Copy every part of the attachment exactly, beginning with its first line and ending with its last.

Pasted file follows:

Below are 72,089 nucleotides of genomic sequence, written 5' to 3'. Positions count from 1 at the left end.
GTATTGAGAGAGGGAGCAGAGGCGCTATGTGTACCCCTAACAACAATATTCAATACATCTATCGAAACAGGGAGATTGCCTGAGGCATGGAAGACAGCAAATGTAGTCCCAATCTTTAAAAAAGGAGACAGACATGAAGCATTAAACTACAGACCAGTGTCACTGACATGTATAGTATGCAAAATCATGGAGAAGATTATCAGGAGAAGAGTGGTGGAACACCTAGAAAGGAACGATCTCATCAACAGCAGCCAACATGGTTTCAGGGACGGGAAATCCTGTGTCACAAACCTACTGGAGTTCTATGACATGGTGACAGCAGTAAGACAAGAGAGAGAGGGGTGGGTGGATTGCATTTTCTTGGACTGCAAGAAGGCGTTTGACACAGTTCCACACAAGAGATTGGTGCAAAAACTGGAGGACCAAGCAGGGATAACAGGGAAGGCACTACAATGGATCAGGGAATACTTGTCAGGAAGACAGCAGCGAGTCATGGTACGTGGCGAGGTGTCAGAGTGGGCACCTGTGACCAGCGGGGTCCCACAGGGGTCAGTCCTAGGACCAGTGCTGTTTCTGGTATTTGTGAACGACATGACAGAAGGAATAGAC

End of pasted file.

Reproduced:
Below are 72,089 nucleotides of genomic sequence, written 5' to 3'. Positions count from 1 at the left end.
GTATTGAGAGAGGGAGCAGAGGCGCTATGTGTACCCCTAACAACAATATTCAATACATCTATCGAAACAGGGAGATTGCCTGAGGCATGGAAGACAGCAAATGTAGTCCCAATCTTTAAAAAAGGAGACAGACATGAAGCATTAAACTACAGACCAGTGTCACTGACATGTATAGTATGCAAAATCATGGAGAAGATTATCAGGAGAAGAGTGGTGGAACACCTAGAAAGGAACGATCTCATCAACAGCAGCCAACATGGTTTCAGGGACGGGAAATCCTGTGTCACAAACCTACTGGAGTTCTATGACATGGTGACAGCAGTAAGACAAGAGAGAGAGGGGTGGGTGGATTGCATTTTCTTGGACTGCAAGAAGGCGTTTGACACAGTTCCACACAAGAGATTGGTGCAAAAACTGGAGGACCAAGCAGGGATAACAGGGAAGGCACTACAATGGATCAGGGAATACTTGTCAGGAAGACAGCAGCGAGTCATGGTACGTGGCGAGGTGTCAGAGTGGGCACCTGTGACCAGCGGGGTCCCACAGGGGTCAGTCCTAGGACCAGTGCTGTTTCTGGTATTTGTGAACGACATGACAGAAGGAATAGAC